When the Denver Pioneers have added Arvada native Jared Resseguie to the active roster, it brought their total of homegrown players to five.

“I had the ultimate goal of playing division one college hockey. Obviously my main dream was to play at a great school like DU,” Resseguie said. “I was able to come to games when I was younger, so it was definitely a school that I really wanted to go to, and I finally got the opportunity. I am really happy to be here, and I am excited.”

Born in Arvada, Resseguie developed his talents through the Rocky Mountain RoughRiders club hockey program, and then was able to advance his hockey career by making the jump to the North American Hockey League with the Bismarck Bobcats.

“I really liked my time there [with Bismarck], and there are really good people in North Dakota. They had great host families, great teammates, and really good coaches up there. They taught the right stuff, and it was a really good time up there,” Resseguie said. “For getting me prepared for here [DU], they taught all of the right stuff. Work ethic, things that you can control like being on time, attitude — things like that which really help you in the long run.”

Naturally, when growing up in the same state, there is always the chance of running into a familiar face in the future — and this has been the case for Resseguie and fellow Colorado native Troy Terry.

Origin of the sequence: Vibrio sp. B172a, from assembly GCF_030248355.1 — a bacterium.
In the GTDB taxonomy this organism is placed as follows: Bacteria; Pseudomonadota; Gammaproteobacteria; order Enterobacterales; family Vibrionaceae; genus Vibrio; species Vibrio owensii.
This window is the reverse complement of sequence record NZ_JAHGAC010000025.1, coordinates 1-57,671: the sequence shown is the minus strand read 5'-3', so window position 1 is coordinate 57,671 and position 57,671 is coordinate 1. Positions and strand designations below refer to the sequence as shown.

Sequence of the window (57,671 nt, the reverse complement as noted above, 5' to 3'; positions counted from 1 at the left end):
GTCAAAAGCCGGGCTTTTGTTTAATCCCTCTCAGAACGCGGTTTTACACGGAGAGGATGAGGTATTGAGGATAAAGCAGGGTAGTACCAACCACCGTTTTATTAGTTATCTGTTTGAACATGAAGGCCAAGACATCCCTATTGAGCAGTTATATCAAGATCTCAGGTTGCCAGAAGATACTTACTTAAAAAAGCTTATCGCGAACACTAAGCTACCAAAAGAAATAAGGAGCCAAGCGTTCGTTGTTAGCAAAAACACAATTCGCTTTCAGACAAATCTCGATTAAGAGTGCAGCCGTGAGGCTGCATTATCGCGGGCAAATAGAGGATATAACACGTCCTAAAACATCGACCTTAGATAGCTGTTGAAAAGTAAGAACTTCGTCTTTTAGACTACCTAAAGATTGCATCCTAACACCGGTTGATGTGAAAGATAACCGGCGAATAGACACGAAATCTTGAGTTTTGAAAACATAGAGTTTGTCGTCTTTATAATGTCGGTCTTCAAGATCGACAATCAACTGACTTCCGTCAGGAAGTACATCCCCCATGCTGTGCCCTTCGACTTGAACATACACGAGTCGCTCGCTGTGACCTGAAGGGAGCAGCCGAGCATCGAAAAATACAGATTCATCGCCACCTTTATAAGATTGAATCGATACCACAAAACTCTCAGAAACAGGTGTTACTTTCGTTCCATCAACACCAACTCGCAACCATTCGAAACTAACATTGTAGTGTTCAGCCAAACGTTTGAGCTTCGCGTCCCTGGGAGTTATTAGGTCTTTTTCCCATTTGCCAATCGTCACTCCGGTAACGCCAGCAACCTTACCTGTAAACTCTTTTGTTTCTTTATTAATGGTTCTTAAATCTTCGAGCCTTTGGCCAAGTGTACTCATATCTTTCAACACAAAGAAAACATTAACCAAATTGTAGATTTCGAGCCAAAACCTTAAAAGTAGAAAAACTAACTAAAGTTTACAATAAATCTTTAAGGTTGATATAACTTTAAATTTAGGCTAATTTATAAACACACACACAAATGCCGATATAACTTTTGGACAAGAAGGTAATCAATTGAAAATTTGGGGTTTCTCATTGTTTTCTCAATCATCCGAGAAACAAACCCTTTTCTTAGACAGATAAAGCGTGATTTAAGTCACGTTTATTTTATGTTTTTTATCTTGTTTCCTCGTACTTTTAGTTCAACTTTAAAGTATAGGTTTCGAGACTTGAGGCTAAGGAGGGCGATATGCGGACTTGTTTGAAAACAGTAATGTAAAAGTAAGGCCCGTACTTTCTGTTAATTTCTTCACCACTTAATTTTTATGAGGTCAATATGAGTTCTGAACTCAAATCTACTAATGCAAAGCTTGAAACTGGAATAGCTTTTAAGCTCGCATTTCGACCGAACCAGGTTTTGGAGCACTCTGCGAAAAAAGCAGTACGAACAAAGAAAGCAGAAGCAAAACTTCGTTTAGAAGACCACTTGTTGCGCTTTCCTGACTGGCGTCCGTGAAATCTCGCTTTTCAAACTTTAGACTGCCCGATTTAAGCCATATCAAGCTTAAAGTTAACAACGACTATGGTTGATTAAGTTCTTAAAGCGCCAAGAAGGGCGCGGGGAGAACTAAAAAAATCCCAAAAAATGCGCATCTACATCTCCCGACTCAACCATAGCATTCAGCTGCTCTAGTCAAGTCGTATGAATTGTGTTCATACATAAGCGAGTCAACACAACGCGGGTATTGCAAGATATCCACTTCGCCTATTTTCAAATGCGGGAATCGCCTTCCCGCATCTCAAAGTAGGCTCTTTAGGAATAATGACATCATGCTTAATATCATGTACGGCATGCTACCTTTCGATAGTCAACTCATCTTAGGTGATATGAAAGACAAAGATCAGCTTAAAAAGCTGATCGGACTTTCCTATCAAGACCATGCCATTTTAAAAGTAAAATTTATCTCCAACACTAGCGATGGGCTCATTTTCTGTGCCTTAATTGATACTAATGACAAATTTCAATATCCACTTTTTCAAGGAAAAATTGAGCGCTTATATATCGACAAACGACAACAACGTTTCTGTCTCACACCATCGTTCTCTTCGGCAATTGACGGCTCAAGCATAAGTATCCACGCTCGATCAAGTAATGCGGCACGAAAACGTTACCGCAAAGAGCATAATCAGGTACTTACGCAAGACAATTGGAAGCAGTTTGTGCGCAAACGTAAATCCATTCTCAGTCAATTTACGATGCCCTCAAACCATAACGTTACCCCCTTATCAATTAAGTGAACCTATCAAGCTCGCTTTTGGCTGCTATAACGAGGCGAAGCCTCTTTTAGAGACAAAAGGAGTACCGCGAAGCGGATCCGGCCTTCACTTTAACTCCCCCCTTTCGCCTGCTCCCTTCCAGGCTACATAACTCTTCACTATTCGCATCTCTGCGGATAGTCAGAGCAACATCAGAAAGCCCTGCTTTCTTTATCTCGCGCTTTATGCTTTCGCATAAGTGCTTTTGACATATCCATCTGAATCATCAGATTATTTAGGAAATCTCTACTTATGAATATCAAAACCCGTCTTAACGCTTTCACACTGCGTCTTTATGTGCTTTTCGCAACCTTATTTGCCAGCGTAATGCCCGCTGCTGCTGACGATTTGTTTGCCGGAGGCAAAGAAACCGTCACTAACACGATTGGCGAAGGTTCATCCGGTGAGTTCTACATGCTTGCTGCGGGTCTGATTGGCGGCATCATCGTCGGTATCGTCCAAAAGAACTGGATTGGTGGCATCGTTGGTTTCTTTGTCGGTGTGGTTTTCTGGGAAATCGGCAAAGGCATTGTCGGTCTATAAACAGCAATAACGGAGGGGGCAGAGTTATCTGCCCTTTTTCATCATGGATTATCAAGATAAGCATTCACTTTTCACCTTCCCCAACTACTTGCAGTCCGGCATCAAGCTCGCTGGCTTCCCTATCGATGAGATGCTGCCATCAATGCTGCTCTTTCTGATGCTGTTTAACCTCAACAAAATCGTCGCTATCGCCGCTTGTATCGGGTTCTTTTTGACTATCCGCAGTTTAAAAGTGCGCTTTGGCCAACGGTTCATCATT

“I played roller hockey against him when I was six or seven years old, and just playing against him — we were never on the same team. So I have known him from that side of it,” Terry said. “We have always been pretty competitive between the two of us, and just playing against each other.”

Always playing against each other tends to breed some animosity, especially between these two competitive individuals.

“I never liked him [Troy Terry] growing up because we always played against each other. We always had a good little rivalry going,” Resseguie said. “It’s cool being on the same team with him now. He is a good player, and everyone gets better around him, and I am just trying to learn from him as well.”

Coming in late is never as easy thing to do, especially when transitioning from the NAHL to the NCAA, and doing so with Denver, the defending national champions.

“I give him full props. He came into kind of a tough situation — coming in here in the middle of the year — and I think that it speaks a lot to just how good of a culture in the locker room that we have,” Terry said. “Everyone has just been so welcoming to him, and he has already opened up really well, and he is fitting into our team like he has been here for three years.”

Naturally, every player has their own type of skill set and role that they have to fill on every successful team. Coming in late into the season, Resseguie will look to establish himself early in his own personal way.

Resseguie knows what he’s capable of, and he knows his role. “I’m a gritty player. I don’t really have a lot of hands or anything, but sometimes,” he explained. “Hitting a lot, blocking shots and just being a team guy.”